Death adds a further wrinkle for the player in addition to wiping away your perceived progress – your transition from living form to your soul form. Soul form halves your maximum HP, ensuring your encounters with those hell-bent on your destruction are ever more risky a prospect. As raw a deal this may at first seem, there are advantages to playing this way – your attack power is marginally increased, and your stealth capabilities are enhanced from the quietened footsteps you take whilst walking.
It is during these initial hours of uncompromising and punishing experience that you will discover for yourself whether you can stomach the age-old design philosophy underpinning the entire experience, and many will abandon the game entirely in this period. There are no checkpoints for when you die, enemies do not scale downwards in competency the more they oust you, no hints will appear on-screen if you cannot progress beyond a given point. The game stubbornly refuses to hold your hand at all times, and for the type of gamer who does not like being told “you cannot achieve this”, maybe even for the masochists among us, is all the more rewarding for it.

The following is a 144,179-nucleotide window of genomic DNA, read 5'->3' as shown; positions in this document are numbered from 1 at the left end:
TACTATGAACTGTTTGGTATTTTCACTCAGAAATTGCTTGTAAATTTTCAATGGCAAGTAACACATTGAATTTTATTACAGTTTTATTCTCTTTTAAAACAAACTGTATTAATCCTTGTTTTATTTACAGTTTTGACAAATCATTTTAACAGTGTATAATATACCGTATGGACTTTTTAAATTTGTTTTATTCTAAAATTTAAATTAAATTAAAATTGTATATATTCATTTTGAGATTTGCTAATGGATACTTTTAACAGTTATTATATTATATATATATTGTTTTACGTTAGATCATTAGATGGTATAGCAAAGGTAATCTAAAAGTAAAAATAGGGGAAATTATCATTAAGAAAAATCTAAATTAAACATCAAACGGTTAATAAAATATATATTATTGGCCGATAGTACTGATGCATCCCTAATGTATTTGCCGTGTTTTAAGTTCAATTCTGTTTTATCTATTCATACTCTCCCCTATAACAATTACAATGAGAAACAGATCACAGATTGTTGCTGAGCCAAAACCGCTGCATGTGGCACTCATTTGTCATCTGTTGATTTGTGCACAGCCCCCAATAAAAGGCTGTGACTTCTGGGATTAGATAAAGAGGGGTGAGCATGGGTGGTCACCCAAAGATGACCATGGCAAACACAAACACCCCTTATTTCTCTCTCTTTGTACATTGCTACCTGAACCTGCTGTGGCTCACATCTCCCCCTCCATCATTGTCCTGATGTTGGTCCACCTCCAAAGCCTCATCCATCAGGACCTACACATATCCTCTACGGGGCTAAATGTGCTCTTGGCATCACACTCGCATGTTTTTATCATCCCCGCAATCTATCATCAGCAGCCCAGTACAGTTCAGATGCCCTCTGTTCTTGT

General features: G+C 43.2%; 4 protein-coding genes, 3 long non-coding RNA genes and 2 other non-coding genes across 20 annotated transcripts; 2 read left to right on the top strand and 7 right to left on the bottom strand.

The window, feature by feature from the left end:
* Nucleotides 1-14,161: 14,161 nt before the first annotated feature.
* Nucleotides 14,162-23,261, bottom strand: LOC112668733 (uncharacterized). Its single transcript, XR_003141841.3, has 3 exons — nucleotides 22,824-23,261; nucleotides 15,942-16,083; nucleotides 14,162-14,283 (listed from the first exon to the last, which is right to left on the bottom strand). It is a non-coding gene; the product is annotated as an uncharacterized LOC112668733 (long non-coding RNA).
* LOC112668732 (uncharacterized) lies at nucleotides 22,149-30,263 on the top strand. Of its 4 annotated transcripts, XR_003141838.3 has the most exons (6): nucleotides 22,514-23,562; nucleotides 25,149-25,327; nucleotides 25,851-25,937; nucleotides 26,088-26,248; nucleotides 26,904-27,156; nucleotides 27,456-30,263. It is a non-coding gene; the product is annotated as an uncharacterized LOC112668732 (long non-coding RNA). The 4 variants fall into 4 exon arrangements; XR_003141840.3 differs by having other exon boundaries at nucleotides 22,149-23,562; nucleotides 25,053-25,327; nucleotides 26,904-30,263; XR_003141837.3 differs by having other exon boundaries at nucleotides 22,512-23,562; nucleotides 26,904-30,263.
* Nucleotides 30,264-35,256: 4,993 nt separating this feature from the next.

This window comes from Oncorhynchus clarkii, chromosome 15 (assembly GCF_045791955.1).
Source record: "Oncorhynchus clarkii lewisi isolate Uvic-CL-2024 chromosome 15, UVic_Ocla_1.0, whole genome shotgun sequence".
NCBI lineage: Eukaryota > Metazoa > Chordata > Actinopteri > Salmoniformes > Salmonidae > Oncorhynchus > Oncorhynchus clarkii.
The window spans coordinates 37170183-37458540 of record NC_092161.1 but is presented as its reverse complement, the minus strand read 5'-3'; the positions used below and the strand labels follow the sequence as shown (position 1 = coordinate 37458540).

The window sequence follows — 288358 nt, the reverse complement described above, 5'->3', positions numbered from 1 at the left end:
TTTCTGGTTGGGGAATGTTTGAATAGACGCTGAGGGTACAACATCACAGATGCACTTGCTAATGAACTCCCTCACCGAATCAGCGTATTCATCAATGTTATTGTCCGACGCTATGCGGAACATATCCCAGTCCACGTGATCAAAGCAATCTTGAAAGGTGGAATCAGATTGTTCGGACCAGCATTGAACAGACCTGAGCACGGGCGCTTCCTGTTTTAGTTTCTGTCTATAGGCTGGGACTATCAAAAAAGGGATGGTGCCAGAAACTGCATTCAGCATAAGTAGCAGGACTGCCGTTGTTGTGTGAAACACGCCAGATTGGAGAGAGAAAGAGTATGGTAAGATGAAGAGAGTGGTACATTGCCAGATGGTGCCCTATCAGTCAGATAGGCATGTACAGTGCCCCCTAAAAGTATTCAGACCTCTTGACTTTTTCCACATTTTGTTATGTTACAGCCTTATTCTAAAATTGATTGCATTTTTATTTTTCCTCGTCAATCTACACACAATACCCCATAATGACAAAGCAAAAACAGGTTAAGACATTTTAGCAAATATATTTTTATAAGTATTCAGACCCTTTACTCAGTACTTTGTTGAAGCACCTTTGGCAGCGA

Overcoming a challenge that plagued your gameplay progression is entirely down to you own handiwork
Progress beyond the early teething stages and you will discover a game that allows for a huge variety of tactical methodologies in overcoming the deadly obstacles placed in front of you. Spire-shooting manta rays consistently halting your march from afar? Equip a bow and arrow and snipe away with pleasure. The Call of Cthulhu-esque tentacle monsters demolishing you with their magic whenever you get up close? Sneak up behind them and go for the critical backstab, rinse and repeat if necessary.